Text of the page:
Algeria suicide car bomb kills 6, injures 18

A015314510.jpgZEMMOURI, Algeria (Reuters) – A suicide car bomb attack on security forces killed at least six civilians east of Algiers late on Saturday, the second such blast this month, authorities in OPEC member Algeria said on Sunday.

Interior Minister Noureddine Yazid Zerhouni told state radio six civilians were killed and 18 injured in the attack at 10 p.m. (2100 GMT) in the coastal town of Zemmouri el Bahri, 45 km (28 miles) east of the capital.

The official APS news agency earlier put the toll at eight killed and 19 wounded.

Local people said gendarmes opened fire on the bomber when he refused to stop his vehicle, and he shouted “God is Great” seconds before detonating the bomb.

The radio said the bomber’s targets were a coastguard barracks and an adjacent post of the paramilitary gendarmerie. Witnesses said the gendarmerie post was destroyed but the barracks were only slightly damaged.

The radio reported Zerhouni as saying the bomber used between 200 and 300 kg of explosives and that the attack appeared to be retaliation for an army ambush that killed 12 rebels in mountainous Kabylie region overnight on August 7 to 8.

Newspapers have said that ambush was part of the army’s pursuit of rebels who orchestrated a suicide car bombing which wounded 25 people in Tizi Ouzou town east of Algiers on August 3.

That attack was claimed by al Qaeda’s north Africa wing, the al Qaeda Organisation in the Islamic Maghreb. There was no immediate claim of responsibility for Saturday’s attack.

MORE VIOLENCE

Al Qaeda said the Aug 3 blast was a message to “the sons of France and the slaves of America” that it was ready to inflict more violence to defend what it called the Islamic nation.

The group has links with like-minded militants in north Africa and is the most effective armed rebel organisation in the country of 34 million, Africa’s second largest country by area.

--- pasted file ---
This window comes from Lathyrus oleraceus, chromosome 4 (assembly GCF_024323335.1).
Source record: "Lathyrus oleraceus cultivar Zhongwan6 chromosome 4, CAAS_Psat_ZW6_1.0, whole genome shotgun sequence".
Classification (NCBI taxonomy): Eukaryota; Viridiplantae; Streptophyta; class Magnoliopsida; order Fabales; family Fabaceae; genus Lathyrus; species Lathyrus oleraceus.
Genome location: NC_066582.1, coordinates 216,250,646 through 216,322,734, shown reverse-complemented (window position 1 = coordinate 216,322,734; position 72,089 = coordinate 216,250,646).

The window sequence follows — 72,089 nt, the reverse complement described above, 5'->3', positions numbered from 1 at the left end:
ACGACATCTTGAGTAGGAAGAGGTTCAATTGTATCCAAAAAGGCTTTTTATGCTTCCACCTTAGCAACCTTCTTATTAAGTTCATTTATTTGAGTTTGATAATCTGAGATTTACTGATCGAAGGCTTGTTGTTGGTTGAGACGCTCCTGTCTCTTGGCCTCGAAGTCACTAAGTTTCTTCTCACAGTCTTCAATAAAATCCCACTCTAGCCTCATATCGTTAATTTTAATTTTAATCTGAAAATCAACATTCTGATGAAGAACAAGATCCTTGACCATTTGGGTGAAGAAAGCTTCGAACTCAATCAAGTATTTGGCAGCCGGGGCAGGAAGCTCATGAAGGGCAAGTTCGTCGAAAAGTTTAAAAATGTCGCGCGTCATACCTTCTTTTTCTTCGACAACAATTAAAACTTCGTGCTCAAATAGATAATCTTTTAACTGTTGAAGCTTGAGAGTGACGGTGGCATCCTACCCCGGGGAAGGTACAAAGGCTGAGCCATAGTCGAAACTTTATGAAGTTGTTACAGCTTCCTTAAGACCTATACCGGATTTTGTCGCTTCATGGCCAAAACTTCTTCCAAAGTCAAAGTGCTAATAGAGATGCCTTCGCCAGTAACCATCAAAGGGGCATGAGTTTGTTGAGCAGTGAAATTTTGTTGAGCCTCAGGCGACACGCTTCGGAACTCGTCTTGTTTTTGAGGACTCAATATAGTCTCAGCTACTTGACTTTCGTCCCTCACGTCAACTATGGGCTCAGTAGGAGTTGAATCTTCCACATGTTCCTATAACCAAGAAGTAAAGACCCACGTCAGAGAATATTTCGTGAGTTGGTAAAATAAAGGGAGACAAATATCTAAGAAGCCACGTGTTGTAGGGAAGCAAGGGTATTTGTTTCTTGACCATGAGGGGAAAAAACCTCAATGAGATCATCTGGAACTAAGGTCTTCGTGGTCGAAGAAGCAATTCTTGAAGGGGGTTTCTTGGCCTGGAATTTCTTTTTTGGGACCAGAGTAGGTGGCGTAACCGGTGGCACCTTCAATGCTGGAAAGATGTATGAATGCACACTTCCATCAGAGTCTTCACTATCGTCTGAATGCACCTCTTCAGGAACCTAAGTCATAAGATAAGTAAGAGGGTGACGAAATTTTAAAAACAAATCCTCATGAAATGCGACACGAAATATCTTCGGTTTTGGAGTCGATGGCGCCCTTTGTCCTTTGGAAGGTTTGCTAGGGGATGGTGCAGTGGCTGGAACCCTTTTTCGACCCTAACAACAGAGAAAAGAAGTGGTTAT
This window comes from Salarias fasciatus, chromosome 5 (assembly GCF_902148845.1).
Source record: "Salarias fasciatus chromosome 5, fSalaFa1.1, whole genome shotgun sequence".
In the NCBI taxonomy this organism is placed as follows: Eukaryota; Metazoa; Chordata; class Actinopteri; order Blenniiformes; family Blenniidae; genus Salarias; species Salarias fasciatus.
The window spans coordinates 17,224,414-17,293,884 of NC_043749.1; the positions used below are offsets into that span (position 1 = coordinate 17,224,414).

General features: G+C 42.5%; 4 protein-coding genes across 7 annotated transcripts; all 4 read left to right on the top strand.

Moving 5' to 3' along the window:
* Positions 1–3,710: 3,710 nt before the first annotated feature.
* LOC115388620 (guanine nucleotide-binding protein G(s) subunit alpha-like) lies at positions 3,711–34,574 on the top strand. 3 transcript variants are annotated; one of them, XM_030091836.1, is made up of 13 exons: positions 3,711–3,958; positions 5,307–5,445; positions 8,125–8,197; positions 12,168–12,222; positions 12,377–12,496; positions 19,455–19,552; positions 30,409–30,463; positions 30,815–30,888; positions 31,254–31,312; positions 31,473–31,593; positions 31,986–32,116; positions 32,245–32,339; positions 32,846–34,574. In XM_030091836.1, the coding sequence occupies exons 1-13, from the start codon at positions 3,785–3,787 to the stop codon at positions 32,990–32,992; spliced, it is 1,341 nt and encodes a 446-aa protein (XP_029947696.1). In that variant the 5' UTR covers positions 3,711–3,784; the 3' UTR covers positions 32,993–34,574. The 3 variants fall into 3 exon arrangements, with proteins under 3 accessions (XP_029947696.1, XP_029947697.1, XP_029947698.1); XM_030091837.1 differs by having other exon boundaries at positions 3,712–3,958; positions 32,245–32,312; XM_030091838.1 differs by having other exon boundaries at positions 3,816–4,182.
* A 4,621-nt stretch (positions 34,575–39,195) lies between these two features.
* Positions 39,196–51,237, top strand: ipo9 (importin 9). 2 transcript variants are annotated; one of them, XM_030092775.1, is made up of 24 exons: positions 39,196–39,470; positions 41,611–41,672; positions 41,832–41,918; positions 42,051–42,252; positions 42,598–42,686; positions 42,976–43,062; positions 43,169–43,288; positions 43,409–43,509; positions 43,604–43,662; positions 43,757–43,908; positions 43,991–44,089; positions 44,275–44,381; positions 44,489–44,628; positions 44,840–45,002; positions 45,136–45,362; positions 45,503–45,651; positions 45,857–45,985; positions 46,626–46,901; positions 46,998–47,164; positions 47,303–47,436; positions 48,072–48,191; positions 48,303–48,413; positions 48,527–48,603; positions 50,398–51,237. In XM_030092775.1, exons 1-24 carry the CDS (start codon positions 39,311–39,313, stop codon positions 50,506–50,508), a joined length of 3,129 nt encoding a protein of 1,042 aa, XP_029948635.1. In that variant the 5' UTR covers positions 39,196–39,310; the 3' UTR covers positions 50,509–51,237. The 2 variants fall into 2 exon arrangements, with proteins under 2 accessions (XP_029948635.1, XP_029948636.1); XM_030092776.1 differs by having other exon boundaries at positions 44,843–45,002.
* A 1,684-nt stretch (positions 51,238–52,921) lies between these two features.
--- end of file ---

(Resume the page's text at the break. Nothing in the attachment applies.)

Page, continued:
The group has claimed several attacks in the past including the twin suicide bombings of U.N. offices and a court building in Algiers in December 2007 which killed 41 people, 17 of them United Nations staff.

Algeria, an important supplier of gas to Europe, is emerging from more than a decade of conflict that began in 1992, when the military-backed government scrapped legislative elections a radical Islamic party was poised to win.

About 150,000 people have died during the ensuing violence.

The bloodshed has subsided in recent years and in 2006 the government freed more than 2,000 former Islamist guerrillas under an amnesty designed to end the conflict.

But a hard core of several hundred rebels fights on as members of al Qaeda’s north Africa wing, which was previously known as the Salafist Group for Preaching and Combat or GSPC.

The group’s leader, Abdelmalek Droukdel, told the New York Times last month that increasing numbers of young men around the region were joining the group because of persistent poverty and anger at what he called the West’s war on Islam.

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